Happy writing, and always, happy reading!

Sunday, September 14, 2014

Blooms From A Deep Well

Photo by Kevin Tomasello
Here's a goldfinch my husband caught on camera in our backyard. I haven't seen any goldfinches at the feeder in a couple weeks. Not since a flock of them stopped by for a few days. Must have been on their way to a warmer climate.

I've been reading The Goldfinch by Donna Tartt. I'm only part of the way through (I can't tell if I'm halfway through because it's on my Kindle--one of my complaints about electronic books). I like that the story actually centers on a real painting from 1654 by Carel Fabritius. It disturbs me that the bird in this painting is chained to the feeder, but that may be the point of the novel. I'm not sure yet because I haven't finished the book and I have not read any critiques of it (I want to form my own opinion). I'm also reading a steampunk novel by my friend Ani Bolton called Steel and Song: The Aileron Chronicles. Totally entertaining in a different way!

There has been too much disturbing news in the world lately. I won't go into what because we are so bombarded already. The news has triggered more ideas for the novel I am currently working on, but some of it is just so bleak and awful. When I am feeling particularly blue, it helps me to read May Sarton's memoirs. I have been re-reading Journal of a Solitude lately. It is simply a journal of her days, her thoughts, and descriptions of her surroundings, but I find it comforting, if at times sad (depressed people like to go deep into their sadness--much easier to take than all that blasted happiness!). Sarton often refers to nature as a balm and a muse. I particularly like this quote from her (not from this book, but in the same vein):

"Help us to be ever faithful gardeners of the spirit, 
who know that without darkness nothing comes to birth, 
and without light nothing flowers." 

Every time I read Sarton's work I think of my friend Kay in Minnesota. She introduced me to May Sarton's work years ago when I stayed with her and her husband Jon. They graciously offered their place to me as a second home so I could visit my son who lived far away because he was living with his father. His father and I divorced and my young son stayed in Minnesota when I moved back east to get myself and my life together. It was a difficult time, to say the least, and I am grateful for the kindred spirits that helped me along the way and the love of my second husband. My son grew into a fine man and he is getting married next spring to a wonderful young woman. My novel Where The Heart Lands will be published just two months before the wedding. A time of great celebration, indeed. From darkness, comes new life. New light brings new growth. I can't wait to see what blooms!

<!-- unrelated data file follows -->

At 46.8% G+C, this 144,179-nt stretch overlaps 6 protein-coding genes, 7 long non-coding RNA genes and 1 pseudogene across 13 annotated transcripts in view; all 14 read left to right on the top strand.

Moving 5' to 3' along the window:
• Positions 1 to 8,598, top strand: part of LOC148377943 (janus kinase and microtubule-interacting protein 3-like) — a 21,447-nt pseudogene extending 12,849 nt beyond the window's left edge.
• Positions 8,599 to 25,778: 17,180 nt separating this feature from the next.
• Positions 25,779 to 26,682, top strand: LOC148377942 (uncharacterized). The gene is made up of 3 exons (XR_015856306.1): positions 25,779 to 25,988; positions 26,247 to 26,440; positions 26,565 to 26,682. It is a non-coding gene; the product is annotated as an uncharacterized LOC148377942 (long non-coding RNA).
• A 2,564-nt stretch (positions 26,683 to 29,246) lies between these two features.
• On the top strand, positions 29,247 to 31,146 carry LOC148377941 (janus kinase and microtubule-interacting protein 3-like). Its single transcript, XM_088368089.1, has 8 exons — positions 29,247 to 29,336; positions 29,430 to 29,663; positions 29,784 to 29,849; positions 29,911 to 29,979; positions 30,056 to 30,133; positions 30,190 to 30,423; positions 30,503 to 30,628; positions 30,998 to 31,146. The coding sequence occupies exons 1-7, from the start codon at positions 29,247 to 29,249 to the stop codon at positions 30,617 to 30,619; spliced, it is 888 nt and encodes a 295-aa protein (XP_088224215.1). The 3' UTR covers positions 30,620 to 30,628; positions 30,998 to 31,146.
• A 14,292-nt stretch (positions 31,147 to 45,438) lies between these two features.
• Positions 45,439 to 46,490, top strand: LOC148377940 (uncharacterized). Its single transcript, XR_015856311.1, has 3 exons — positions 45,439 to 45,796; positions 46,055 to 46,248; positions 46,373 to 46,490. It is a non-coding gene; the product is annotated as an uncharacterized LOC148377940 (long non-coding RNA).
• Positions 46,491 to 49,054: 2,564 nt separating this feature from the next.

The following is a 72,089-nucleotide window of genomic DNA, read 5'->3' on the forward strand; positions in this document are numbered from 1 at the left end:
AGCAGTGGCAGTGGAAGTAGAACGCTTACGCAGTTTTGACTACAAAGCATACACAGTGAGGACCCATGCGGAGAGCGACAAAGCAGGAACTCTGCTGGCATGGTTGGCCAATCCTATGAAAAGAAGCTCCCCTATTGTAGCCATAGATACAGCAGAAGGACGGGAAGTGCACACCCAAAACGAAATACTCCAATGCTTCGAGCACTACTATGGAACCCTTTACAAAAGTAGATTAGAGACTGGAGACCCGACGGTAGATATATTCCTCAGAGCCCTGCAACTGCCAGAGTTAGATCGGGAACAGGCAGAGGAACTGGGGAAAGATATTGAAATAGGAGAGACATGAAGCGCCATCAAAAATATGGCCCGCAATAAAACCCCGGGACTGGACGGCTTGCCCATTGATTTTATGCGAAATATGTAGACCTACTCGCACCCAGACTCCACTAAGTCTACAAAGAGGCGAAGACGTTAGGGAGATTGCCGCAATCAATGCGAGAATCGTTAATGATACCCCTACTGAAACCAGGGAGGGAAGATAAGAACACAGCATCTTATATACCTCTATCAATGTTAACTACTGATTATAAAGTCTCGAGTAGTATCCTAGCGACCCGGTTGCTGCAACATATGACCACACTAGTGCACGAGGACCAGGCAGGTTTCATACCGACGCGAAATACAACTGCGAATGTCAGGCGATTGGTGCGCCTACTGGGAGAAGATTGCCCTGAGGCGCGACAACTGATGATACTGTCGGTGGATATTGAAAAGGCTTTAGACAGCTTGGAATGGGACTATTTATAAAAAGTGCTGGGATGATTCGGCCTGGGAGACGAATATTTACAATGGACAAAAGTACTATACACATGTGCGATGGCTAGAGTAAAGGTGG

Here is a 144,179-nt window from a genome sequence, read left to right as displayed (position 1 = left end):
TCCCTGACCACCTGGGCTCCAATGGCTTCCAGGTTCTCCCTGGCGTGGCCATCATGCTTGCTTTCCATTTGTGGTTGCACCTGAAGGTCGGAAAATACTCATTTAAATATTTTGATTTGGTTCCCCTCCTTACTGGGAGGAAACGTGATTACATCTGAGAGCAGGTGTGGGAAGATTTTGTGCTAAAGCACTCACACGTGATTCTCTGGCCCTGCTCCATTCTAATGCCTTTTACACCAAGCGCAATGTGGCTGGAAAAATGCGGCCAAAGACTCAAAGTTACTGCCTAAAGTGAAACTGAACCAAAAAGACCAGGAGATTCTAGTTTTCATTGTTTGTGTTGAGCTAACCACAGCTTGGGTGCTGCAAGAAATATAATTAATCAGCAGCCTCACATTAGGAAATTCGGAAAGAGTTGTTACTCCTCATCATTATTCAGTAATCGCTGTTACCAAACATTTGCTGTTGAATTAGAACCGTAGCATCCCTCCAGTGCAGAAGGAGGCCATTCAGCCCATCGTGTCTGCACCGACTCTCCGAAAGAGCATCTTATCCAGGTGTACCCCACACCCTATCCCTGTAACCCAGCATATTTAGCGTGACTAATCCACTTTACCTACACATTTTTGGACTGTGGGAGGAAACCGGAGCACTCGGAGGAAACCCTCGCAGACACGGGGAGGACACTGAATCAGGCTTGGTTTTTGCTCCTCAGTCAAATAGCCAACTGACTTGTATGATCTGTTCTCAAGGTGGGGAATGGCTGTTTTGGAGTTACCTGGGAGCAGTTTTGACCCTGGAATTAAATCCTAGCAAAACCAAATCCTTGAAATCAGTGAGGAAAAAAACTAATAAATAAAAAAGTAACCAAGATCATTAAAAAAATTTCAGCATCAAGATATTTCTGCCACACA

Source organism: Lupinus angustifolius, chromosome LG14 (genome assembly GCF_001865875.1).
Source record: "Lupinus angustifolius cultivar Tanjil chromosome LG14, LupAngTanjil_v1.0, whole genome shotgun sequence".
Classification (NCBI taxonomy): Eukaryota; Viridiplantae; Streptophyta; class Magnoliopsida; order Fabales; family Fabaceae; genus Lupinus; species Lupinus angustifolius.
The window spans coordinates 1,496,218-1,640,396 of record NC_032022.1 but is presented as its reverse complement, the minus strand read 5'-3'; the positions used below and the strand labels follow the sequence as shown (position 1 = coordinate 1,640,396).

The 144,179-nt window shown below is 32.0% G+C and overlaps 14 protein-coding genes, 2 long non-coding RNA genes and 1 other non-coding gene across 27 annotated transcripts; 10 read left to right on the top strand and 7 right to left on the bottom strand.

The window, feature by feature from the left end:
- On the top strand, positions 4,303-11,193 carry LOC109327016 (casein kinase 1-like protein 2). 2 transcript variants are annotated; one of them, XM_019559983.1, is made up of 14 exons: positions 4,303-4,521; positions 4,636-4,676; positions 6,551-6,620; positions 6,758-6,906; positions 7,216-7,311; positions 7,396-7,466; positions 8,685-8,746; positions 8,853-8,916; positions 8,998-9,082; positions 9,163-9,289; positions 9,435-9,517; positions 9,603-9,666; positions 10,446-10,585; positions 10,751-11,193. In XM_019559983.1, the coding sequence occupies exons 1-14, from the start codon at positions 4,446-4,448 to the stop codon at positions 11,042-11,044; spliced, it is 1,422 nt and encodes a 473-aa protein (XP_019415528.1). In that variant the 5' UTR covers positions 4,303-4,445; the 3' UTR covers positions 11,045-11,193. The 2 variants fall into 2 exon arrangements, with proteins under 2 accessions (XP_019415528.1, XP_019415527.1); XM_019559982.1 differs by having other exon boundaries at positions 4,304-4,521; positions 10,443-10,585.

Monday, September 8, 2014

Word Debris

Photo by Laura Bear 
It's been a frustrating few weeks. The computer is still in the shop (it wasn't the graphics card after all, it's the screen...maybe). Still on the loaner computer with my hard drive inserted, but little weird widgety things keep happening to dampen my mood. I have a love/hate relationship with technology. I am quite fickle, I admit. I only love it when it works well. I really hate it when it doesn't. But, yes, I need it, so I have to figure out how to work with it. I have little-- make that--noooo patience for computer malfunctions. Zero. Zilch.

Anyway, I have been searching for inspiration. I have all these ideas in my head for stories and for the new novel, but everything I try to write falls flat. So, I went to Julia Cameron's book The Vein of Gold: A Journey to Your Creative Heart. She lists a survival rule about attitude, "Do it, don't judge it." She reminds us that we won't always like what we create. And that mood is "slippery" and "can't be trusted." That the reward for patience is process. The process itself. In other words, be patient and do the work anyway. Eventually, the stuff that you think is terrible might begin to look pretty good. Or maybe some of it will be pretty good. Great, even. Or at least, better than before. Just keep doing it or you will have nothing because nothing begets nothing. So, okay, I'm doing it.

It doesn't do any good to beat myself up for not meeting a certain word count or for not knocking out polished prose with every keystroke. I can't approach writing that way. But, I can write whether I feel like it or not. Inspiration is great, but if I had to wait for the mood to strike every time I sat down to meet a deadline, I wouldn't finish anything at all. I think Cameron has it right. Process is the reward. Sitting down and just doing it is much more likely to entice that crafty critter Creativity. But, now and then, it would be mighty fine if Creativity showed up unannounced and blew the roof off the place. Just sayin'.